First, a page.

MARK SHIELDS: No, he can’t because in spite of the great success, this is the ultimate challenge of his career; this is a time, this is his high-wire act.
I’d just point out to David that Yasser Arafat did reject Bill Clinton and Ehud Barak’s great effort at a peace plan.
Also objecting to it and opposing it was Ariel Sharon. I mean it is like on one side we have got Albert Schweitzer and on the other side you’ve got Franco, for God’s stakes. These are two people — he’s got on sides — he’s got real problems. He has got people who won’t talk to each other, don’t like each other, don’t trust each other, won’t be in the same room with each other, and have done things that have incurred the mistrust and disbelief of the other.
JIM LEHRER: But we’re the most powerful nation in the world. What happened?
MARK SHIELDS: Well, I’ll tell you what happened, David is keenly aware of this, the Congress of the United States has made abundantly clear to Colin Powell, to George W. Bush that nothing that Ariel Sharon or the Israeli administration does or the Israeli military will in any way jeopardize all-out support from the Congress of Israel.
There will be no attempt to any way limit aid or inhibit aid or try and lay down any particular restrictive policies upon Israel. I mean, so he’s got his hands tied in that sense as to what he can really do.
DAVID BROOKS: I’d go a little beyond that. This is a learning experience for us all.
We believed our press clippings after the easy war in Afghanistan. We can walk over everybody, we’re the unilateral power.
JIM LEHRER: Just point and say, hey, you go do this, you go do that.
DAVID BROOKS: We actually thought and I assumed when George Bush told Ariel Sharon, “pull out of Jenin,” I thought he would do it.
JIM LEHRER: Did you really?
DAVID BROOKS: I thought they’ll get as many people as they can get in four days and then they’ll pull out even if they only get half of what they want.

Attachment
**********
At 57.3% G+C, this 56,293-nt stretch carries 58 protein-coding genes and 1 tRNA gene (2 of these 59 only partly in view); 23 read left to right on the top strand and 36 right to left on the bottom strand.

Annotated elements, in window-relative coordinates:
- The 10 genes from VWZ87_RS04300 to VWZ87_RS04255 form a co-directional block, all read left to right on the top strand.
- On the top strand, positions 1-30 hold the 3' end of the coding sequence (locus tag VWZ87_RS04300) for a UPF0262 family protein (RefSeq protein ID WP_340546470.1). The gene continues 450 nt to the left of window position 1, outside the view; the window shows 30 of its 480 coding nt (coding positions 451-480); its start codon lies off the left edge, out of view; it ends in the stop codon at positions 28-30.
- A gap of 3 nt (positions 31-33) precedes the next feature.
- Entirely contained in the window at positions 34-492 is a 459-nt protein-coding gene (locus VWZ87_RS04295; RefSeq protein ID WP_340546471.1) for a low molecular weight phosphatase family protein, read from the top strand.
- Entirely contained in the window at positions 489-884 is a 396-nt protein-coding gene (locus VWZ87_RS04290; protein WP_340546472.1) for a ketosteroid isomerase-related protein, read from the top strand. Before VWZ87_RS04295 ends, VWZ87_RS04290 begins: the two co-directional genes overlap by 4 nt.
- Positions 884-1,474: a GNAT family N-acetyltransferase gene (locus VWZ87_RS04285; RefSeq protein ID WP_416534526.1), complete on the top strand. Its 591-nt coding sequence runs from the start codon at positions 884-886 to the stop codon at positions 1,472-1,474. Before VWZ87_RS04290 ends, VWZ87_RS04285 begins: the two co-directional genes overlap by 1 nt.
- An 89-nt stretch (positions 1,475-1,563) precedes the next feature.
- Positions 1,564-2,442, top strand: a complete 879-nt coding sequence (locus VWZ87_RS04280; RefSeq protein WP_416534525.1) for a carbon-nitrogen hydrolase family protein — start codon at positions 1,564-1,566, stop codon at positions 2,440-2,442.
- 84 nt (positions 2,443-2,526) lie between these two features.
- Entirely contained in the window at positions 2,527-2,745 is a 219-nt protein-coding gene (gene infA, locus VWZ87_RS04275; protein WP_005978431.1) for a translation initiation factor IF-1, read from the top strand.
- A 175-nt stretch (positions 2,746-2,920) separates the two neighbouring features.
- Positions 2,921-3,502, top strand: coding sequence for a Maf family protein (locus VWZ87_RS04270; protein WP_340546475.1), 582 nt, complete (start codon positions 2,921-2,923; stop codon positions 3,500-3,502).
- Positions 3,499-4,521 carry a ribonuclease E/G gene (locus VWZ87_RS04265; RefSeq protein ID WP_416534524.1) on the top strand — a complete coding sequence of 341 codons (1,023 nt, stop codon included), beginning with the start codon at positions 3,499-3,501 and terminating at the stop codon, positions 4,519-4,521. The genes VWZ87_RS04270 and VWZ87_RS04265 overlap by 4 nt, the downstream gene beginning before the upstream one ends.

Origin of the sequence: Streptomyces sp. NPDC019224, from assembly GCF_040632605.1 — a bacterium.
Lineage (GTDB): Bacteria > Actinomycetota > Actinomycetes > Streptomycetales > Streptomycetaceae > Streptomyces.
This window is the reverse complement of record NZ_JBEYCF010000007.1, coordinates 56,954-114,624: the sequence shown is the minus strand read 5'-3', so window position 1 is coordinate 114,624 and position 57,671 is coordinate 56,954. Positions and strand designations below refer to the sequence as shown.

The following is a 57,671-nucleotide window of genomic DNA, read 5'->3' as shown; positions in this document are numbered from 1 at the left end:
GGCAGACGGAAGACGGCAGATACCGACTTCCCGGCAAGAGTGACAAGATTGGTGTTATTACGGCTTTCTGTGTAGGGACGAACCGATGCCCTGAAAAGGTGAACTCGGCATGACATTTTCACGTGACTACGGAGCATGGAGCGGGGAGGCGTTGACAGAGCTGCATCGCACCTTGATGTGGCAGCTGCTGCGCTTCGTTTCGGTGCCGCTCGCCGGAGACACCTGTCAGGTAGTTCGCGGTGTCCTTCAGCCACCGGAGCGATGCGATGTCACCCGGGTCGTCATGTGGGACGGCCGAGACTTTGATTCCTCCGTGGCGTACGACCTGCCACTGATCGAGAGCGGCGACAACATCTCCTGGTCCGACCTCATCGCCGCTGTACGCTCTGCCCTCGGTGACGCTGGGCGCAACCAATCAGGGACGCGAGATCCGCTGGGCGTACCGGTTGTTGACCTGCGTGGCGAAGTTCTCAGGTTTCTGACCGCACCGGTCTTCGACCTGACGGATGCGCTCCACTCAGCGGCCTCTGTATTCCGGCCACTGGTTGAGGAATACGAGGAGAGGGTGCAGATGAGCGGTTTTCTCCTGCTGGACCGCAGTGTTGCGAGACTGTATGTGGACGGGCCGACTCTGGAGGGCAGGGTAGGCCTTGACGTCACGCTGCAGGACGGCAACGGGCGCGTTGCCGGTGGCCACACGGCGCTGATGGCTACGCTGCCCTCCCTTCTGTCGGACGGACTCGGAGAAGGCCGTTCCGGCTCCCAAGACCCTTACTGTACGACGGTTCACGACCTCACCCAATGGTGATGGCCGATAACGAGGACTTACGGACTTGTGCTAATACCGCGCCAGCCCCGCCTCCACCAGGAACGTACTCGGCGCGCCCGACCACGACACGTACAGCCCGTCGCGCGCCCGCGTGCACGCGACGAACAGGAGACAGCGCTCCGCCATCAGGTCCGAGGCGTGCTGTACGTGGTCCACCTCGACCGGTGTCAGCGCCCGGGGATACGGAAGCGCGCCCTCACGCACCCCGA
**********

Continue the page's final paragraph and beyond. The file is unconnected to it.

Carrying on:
But then you look at from Sharon’s point of view, he says, I only get half the terrorists I want to get. Suppose the other half go and commit operations — and then somebody in IDF, the Israeli Defense Force, or the opposition party says “he could have got those people.”
Then Sharon’s government falls. So you may like George Bush, you may really want America on your side, but if it’s your government at stake and the same sort of logic applies to Yasser Arafat, then you kiss off the U.S.
JIM LEHRER: How do you read why we just can’t get this done? We’re supposed to have ultimate clout with Israel for the reasons you just outlined plus a lot of others.
I mean, we’re Israel’s major friend in the whole world. We’re also supposed to have a lot of clout with the moderate Arab nations and a lot of clout with Yasser Arafat.
He wanted us to come over there, he always wants the United States involved, but neither side will do what… they won’t salute.
MARK SHIELDS: Well, to quote Tip O’Neill, who was not much on foreign policy but knew something about politics, “All politics is local.” And, David touched on it.
Ariel Sharon was in big trouble politically, and now he’s a towering figure in Israel because of his leadership in this moment of crisis.
JIM LEHRER: Arafat the same.
MARK SHIELDS: Arafat the same; Arafat was discredited, a crippled leader, now his popularity is soaring.
What you truly have, and I mean I think the fear that Powell has is that he’s expressed privately, anyway, is that you’re going to radicalize the next generation. Any time a guerrilla army does not lose, it wins.
And this is a guerrilla war.
JIM LEHRER: Welcome to the powerlessness of the new powerful world?
DAVID BROOKS: We’re strong; we’re just not Zeus.
But I would say there’s one lesson that can be learned — you know, that Israel has to go into Nablus, has to go in to Jenin, has to go in to Ramallah; they don’t have to go into Gaza.
There have been no suicide bombers in the last cycle from Gaza.
Why is that? Because there’s a fence there. And I think ultimately there that’s what this lesson says. You have got to build a fence.
JIM LEHRER: Thank you both very much.